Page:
Key takeaways

T

he cost of installing a photovoltaic system can be a sticking point for some, but the savings mitigate the expense. Basically, getting PV modules on your rooftop should be seen as a long-term strategic investment, as you can reduce your monthly electricity bill drastically.

But as with any other investment, it involves some degree of risk – the outcomes might be a little different from what you expected. So let’s try to figure out how big the risks are in the case of solar panels investment and whether it’s worth taking.

Incentives to compensate for the investment solar owners make

Fortunately, federal and state governments are committed to providing support for investing in renewables, which results in numerous attractive incentives.

Solar energy in Wisconsin is rapidly growing, with abundant sunlight and supportive policies driving adoption. Residents benefit from solar incentives and low-cost solar installations.

Investment tax credit: what benefits for the investment solar ITS has to offer

The federal investment solar tax credit, otherwise known as ITC, allows you to deduct 30% of the cost of installing a PV system from your federal taxes. The ITC has been in operation since 2006 and has contributed significantly to solar uptake over these years. The current investment tax credit rate of 30% will be available until 2032, after which it will decrease to 26% in 2033 and 22% in 2034. So don't lose time, learn more about the investment solar tax credit and how you can apply for it to save on electric bills.

State-level incentives can make your purchase even more affordable

Some states offer local tax credits similar to the ITC. Combined with the ITC, these incentives can partly compensate for the investment solar shoppers make. It is to be noted that support measures aren’t limited to tax incentives. Many states offer additional programs such as net metering and solar renewable energy credits (SRECs), which enable you to increase your ROI (return on investment) by earning the equivalent of cash back on surplus power your PV system produces.

Some popular solar energy magazines include Solar Power World, Solar Today, and PV Magazine, providing industry news, trends, and technology updates.

Net metering

Net metering is an electric billing tool that uses the grid to store surplus electricity produced by your PV system. For example, on a cloudy day when your panels cannot generate enough electricity, the grid will provide your home with energy and count it against the credits you have banked over time. As a result, you will only be billed for your “net” electricity usage.

SRECs

SRECs are another incentive that helps speed up the return on your investment. SRECs are renewable energy certificates that owners of PV systems can sell to utilities and earn some solar money. In some states, any company that supplies electricity is obligated to buy SRECs under state law. As a homeowner, you can earn one SREC for every megawatt-hour (MWh) of electricity your PV system produces - and then turn it into solar money.

Investing in solar panels  with federal grant programs

Created by the Federal Housing Administration, the PowerSaver grant program helps householders make cost-saving home improvements, including installing PV systems. Homeowners can borrow up to $25,000 and have as long as 20 years to make any cost-effective improvements approved by FHA. Applicants must have a minimum credit score of 660 and be prepared to pay a fixed interest rate of five to 10 percent.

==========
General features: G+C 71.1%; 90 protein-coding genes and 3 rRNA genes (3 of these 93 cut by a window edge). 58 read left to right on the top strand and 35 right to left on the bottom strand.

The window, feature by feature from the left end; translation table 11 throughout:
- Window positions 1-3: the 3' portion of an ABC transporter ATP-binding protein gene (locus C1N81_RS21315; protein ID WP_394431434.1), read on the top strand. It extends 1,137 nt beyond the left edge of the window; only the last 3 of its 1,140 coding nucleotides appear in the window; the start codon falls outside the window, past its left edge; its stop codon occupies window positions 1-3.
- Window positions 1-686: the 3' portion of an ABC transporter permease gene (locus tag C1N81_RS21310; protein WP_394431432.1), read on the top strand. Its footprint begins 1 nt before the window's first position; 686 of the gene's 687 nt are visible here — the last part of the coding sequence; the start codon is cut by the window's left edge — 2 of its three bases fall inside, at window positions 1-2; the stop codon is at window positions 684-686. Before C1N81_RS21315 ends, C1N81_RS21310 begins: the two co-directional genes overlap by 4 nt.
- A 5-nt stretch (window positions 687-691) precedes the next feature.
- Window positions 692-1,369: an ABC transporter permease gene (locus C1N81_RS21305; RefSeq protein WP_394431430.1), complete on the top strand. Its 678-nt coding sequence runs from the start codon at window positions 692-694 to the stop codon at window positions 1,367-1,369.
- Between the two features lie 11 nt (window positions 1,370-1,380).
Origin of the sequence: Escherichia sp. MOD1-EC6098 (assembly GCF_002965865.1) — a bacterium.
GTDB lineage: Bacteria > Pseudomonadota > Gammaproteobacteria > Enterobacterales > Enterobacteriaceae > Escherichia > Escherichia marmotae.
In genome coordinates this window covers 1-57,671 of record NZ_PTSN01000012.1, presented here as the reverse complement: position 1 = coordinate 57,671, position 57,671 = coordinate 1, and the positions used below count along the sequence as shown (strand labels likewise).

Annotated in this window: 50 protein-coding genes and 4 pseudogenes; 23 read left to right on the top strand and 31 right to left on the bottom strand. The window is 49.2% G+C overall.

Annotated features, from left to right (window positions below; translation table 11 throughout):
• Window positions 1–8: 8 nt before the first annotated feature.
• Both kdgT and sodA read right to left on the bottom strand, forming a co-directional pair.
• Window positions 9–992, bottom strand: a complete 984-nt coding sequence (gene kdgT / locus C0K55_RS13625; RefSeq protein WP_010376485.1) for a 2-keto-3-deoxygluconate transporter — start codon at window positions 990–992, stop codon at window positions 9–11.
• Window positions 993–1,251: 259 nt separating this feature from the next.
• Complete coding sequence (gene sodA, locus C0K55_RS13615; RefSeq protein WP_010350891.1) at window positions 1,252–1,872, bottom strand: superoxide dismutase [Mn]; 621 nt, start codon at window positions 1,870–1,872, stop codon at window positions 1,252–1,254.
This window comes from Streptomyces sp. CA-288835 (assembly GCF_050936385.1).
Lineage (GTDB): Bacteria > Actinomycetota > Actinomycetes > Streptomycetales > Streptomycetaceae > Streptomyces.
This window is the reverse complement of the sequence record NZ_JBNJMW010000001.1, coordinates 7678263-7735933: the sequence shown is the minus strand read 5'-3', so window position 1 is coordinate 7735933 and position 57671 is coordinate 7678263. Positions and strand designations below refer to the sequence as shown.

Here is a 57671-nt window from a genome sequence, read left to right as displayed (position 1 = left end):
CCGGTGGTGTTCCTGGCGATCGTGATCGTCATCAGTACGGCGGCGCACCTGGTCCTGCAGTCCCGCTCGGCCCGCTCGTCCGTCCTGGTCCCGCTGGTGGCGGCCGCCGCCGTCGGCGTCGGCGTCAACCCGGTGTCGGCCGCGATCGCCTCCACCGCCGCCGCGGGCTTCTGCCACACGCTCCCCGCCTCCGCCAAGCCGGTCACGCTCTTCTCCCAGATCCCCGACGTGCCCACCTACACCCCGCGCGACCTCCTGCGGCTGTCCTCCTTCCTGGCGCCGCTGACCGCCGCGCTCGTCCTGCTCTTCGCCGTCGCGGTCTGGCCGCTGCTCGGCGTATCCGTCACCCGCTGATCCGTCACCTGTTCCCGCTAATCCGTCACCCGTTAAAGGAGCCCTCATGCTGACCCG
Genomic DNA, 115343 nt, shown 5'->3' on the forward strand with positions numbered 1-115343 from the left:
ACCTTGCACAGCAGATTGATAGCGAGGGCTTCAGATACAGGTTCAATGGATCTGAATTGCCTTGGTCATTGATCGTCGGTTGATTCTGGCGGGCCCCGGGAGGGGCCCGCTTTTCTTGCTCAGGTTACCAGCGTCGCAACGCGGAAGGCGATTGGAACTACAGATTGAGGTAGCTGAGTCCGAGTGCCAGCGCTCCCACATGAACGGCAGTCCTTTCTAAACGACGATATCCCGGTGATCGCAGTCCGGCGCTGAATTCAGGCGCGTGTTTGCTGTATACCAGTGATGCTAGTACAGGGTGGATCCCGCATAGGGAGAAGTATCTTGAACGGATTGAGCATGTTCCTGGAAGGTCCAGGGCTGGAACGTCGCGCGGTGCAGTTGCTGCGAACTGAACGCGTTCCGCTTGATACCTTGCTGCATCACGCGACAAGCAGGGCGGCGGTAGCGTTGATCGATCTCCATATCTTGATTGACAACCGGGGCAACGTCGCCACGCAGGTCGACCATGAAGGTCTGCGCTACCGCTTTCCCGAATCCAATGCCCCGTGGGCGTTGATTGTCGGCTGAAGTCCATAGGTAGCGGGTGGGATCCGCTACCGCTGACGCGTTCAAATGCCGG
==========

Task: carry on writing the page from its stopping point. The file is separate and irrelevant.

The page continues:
How long will it take for your solar panels investment to pay off?

Most householders in the United States can expect their PV panels to pay for themselves in between 9 and 12 years, depending on, for example, the amount of sunshine in their area. However, the climate is not a crucial factor – the payback period for this investment mostly depends on the cost of electricity replaced by solar power and the incentives available.

Cons of investing in PV panels: what risks and challenges one may encounter

Despite all the advantages of solar panels investment, it still comes with a bit of risk. Let’s take a look at some of the possible constraints.

  • Inconsistent sunlight: the sun only shines during the day, resulting in volatile output. Therefore, a net metering program or battery storage is essential.
  • Maintenance and repairs: PV modules are durable but aren’t immune to failure as any other electrical equipment. So you’ll have to deal with regular inspections and possible malfunctions.
  • Accurate calculations are needed: when installing a PV system, many things have to be taken into account. For example, improper system sizing or even the wrong module tilt can result in much lower savings.

Pros of investing in a PV system: why is it worth it?

Investing in solar panels can benefit you in numerous ways. Here are the major ones:

  • Sustainability: we will never run out of sunlight, so solar power is permanently available.  
  • Environmental impact: compared to fossil fuels, the carbon footprint of panels is much lower.
  • Energy independence: you can become less reliant on the local utility grid or be entirely independent of it. Thus, grid outages on spikes in electricity prices won’t be a problem anymore.
  • High savings: PV investment offers a solid yield. Generally, you can save up to $30,000 over the lifetime of a PV system.

Despite what a risky investment solar PV may seem, the pros outweigh the cons

To conclude, a PV system is definitely a purchase worth considering. While the upfront costs might look overwhelming, your investment will most likely reap huge returns. So learn more about the investment opportunities available in your area and give thought to fitting your some with PV modules.

Key takeaways

Posted 
Apr 11, 2023
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